Paul Levy

Loving in triangles

Dora Carrington’s ménage à trois was at the heart of the Bloomsbury story, as her vivid correspondence makes clear

Dora Carrington (1893–1932) was at the heart of the Bloomsbury story. As an art student, she encountered the love of her life, the homosexual biographer Lytton Strachey; and this pair of Edwardian virgins actually managed to consumate their relationship in 1916. She loathed her given name, and insisted on her new friends, such as Virginia Woolf, Maynard Keynes, Duncan Grant and the entire large clan of Stracheys using her surname alone.

Whatever her merits as an artist, the dramatic story of her life with the Bloomsbury group, and death by her own hand, is so enthralling that it was made into a film, in 1995, with Emma Thompson playing the title role. Like her frustrated suitor and fellow Slade student, Mark Gertler, she painted at least one masterpiece. In Carrington’s case, this was the National Portrait Gallery’s portrait of Lytton Strachey. Painted in 1916, when Strachey was in his mid-thirties, it shows him in profile reclining, reading a book, with his fine hands and long fingers and every whisker of his full red beard lovingly detailed. How you rate Carrington as a painter is largely a matter of taste; but though probably mildly dyslexic, she was a superb writer of letters.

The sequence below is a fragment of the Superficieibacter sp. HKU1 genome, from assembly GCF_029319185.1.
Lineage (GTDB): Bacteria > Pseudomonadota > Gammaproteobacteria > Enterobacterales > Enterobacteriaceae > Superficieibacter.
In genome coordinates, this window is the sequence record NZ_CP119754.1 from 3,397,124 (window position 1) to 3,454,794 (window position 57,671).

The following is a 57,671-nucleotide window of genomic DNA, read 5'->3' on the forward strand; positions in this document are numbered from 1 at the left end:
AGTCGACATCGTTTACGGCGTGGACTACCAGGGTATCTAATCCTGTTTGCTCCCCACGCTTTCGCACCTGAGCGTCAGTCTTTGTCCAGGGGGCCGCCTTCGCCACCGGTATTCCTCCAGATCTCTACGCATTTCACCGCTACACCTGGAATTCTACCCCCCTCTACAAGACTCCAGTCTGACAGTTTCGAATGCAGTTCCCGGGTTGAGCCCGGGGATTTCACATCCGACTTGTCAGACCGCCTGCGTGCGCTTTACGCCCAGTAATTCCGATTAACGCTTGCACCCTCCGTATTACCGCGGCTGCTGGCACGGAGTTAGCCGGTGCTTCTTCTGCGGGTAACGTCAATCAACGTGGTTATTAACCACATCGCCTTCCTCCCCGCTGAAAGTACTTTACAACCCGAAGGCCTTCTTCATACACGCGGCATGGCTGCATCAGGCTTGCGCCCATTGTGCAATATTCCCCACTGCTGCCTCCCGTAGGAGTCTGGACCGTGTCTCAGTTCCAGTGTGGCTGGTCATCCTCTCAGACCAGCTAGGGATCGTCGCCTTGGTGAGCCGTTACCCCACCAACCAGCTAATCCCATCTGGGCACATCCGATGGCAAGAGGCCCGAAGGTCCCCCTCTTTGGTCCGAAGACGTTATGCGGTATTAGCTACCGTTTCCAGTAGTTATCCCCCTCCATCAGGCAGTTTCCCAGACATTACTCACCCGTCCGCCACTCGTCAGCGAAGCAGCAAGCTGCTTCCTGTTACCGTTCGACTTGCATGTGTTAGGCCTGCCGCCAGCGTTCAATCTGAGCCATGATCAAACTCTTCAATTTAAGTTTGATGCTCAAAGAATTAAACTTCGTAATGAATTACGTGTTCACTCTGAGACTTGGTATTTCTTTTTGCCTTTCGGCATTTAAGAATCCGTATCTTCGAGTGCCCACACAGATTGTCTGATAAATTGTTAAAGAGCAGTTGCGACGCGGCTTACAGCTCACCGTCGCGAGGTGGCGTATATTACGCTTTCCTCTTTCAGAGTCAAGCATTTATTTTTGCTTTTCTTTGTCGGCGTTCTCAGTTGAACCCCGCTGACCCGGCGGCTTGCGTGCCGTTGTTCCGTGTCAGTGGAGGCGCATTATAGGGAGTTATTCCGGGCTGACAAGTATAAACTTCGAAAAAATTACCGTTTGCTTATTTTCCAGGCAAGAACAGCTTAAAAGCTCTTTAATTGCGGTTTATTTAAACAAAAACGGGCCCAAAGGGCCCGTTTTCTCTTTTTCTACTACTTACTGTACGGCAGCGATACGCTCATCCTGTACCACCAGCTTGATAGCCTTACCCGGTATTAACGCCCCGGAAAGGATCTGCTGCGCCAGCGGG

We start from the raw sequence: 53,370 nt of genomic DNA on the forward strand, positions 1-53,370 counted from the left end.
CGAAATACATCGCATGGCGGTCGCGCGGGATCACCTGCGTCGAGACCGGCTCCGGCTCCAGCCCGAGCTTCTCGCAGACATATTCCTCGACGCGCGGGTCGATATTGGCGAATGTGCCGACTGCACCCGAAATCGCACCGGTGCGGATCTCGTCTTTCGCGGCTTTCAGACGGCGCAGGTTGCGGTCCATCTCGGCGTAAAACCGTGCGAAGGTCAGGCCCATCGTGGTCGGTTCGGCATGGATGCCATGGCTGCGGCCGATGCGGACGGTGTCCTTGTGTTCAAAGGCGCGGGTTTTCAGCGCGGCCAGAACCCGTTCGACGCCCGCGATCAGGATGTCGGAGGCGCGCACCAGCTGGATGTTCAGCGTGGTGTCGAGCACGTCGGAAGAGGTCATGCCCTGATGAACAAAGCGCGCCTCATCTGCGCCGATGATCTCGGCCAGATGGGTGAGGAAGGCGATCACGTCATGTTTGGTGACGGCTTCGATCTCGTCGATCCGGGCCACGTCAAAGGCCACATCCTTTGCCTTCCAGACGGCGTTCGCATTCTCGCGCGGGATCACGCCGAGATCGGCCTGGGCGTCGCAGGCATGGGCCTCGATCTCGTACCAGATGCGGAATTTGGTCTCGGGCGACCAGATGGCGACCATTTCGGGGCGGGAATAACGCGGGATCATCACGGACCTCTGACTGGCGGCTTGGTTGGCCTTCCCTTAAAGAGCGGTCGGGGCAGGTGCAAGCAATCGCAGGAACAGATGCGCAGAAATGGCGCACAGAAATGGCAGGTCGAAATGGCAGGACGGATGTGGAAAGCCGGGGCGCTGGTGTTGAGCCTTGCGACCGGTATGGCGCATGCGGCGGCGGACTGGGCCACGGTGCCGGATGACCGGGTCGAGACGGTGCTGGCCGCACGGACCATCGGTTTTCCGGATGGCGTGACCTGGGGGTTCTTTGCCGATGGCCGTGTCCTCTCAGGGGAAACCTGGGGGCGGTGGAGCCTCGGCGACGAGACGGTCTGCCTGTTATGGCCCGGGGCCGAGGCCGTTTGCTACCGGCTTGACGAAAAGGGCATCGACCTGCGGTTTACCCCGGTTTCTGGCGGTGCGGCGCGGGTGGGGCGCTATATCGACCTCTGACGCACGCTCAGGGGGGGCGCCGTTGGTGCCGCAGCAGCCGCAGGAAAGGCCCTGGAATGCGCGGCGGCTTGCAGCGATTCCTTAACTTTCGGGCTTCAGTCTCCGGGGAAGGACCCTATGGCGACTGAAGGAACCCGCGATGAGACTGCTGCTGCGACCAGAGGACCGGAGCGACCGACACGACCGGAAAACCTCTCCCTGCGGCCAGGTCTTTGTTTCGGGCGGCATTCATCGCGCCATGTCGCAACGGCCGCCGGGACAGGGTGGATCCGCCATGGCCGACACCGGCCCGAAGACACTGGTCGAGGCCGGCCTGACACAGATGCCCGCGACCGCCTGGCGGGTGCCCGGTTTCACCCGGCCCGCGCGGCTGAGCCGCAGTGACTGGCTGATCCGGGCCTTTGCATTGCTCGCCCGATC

This first came to attention when Michael Holroyd quoted some of them in his pioneering two-volume biography of Strachey, and was made gratifyingly clear in David ‘Bunny’ Garnett’s 1970 selection of her heavily illustrated letters and extracts from her diaries. There were problems with his editing, in that he seems not to have had full access to her often passionate letters to one of her lovers, the Hispanist Gerald Brenan; and he omitted some good letters to Gertler and others. Moreover, many recipients of Carrington’s letters were still alive in 1970, and Garnett would not, for example, have wanted to embarrass Frances Partridge by publishing vituperative letters about her, written when Frances was starting her own affair with Carrington’s husband, Ralph Partridge.

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